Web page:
Self-Education

Beethoven is playing from my cell phone, and A Course in Miracles is sitting next to me on the bed. I had quiche for dinner, and after trying without success to rest, I decided to work and journal for awhile.

Which brings me to what's been on my mind. 

I’ve been brushing up against more Ivy League women lately. It makes me feel so wistful that I would have had that education. But it wasn’t emphasized or encouraged in my family. It wasn’t even a blip on the radar or even a consideration, and I certainly wouldn’t have access to the education or support to get there in the school we attended.

So what now?

What I notice about these women is a tremendous sense of self, of resolution, of groundedness. They seem so certain in their thoughts and so able to change the world. I want that.

And where does it come from except giving each other and ourselves permission to believe in our own thoughts and dreams? The difference is that at an Ivy League school, you get so much reinforcement of that type of mindset that it becomes unshakeable.

To me, that is the definition of true education. And that is something I can offer to myself. I can self-educate.

What do I know about myself?

I know that I am incredibly resolute, resilient woman who is determined to achieve her dreams and better the world around her in the process.

I know that I am unshakeable in many respects.

I know that as I’ve evolved, there has been so much friction and sorting out of who I am and what my dreams are, instead of letting others dictate them.

I know that I’ve been challenged to move beyond a victim mentality, in which I passively agreed to accept others’ plans for my life, and fell in line with their desires, and instead I’ve begun to chisel out my own desires, and push for them and stand up for myself.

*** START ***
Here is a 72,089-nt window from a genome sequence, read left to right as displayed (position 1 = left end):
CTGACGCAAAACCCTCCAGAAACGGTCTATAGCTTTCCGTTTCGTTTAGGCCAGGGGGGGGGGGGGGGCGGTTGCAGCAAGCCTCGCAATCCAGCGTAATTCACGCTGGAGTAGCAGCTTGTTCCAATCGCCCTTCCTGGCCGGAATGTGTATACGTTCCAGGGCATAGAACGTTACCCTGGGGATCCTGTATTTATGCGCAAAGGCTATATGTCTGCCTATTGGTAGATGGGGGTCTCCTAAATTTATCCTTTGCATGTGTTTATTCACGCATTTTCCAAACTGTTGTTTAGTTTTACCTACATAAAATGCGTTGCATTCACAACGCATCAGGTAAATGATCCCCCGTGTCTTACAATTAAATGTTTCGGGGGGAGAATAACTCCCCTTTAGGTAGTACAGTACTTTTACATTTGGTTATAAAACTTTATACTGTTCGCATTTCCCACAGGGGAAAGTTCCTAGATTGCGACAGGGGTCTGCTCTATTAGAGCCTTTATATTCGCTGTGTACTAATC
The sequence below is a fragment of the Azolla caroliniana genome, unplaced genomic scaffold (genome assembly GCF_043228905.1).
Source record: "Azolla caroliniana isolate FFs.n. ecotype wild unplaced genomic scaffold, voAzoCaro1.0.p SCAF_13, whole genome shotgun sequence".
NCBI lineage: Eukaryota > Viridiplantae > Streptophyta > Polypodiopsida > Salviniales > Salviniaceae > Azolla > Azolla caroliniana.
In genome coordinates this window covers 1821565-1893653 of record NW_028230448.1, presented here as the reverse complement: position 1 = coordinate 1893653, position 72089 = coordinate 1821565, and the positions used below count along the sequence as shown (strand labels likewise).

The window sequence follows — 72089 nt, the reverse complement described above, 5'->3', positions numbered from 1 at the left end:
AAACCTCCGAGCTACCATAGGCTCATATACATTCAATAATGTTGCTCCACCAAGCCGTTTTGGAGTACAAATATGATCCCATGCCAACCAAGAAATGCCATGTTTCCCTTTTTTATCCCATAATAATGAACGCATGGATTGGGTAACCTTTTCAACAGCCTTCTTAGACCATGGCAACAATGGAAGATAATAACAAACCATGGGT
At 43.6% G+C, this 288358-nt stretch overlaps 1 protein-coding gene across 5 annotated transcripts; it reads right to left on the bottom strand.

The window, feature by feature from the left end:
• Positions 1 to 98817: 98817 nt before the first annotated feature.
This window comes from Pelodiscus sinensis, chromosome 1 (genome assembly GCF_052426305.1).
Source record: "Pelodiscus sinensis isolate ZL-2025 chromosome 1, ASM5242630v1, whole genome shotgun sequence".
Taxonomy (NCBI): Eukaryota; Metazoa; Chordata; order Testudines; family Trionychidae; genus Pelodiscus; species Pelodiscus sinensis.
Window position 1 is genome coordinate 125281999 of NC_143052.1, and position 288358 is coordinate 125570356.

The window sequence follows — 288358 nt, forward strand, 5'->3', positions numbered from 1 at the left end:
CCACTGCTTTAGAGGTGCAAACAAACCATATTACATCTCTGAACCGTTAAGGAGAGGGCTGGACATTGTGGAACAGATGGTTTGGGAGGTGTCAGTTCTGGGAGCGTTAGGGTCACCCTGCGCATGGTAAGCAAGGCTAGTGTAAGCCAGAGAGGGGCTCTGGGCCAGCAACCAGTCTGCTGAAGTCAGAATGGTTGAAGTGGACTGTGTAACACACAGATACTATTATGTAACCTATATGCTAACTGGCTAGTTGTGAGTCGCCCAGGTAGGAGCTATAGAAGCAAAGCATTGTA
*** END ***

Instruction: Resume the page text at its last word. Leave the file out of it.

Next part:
I know that I need to be kinder to myself.

I know that a lot of the self-doubt I’ve faced has simply come from massive change and shifts in my life.

But I need to accept that I am doing the best I can with the knowledge and resources I have.

I want to be a resolute, educated woman in spirit. I want to believe so deeply in myself and my dreams that I am unshakeable.

I’m thankful for the education I do have. Louisa May Alcott, Frederick Douglass, Maya Angelou, Teresa of Avila, George Eliot - all the defiant ones who left such a mark on my soul.

I pray that I may live to be that defiant, so secure in myself and who I am.

So how do I start? First, by accepting myself completely and accepting what I look like and where I am in life.

Second, by loving myself and giving myself a pat on the back. This is hard stuff. Life isn’t easy and loving ourselves isn’t easy either. It’s easier to self-criticize for all the shortcomings and failings.

"Flaw-some" is the description who embraces her flaws and loves herself anyways.

Tomorrow, I resolve to be kind to myself first of all, and embrace the miracles awaiting me.

Be the One Who Stops

Recently I was driving on a blustery morning through squinted eyes and a pollen heavy headache. Colors were intermittently pastel and vivid, light springing in and out of blossom shadows. Traffic came to a halt in front of me. Eventually someone honked and peeled out into the left lane. Others followed.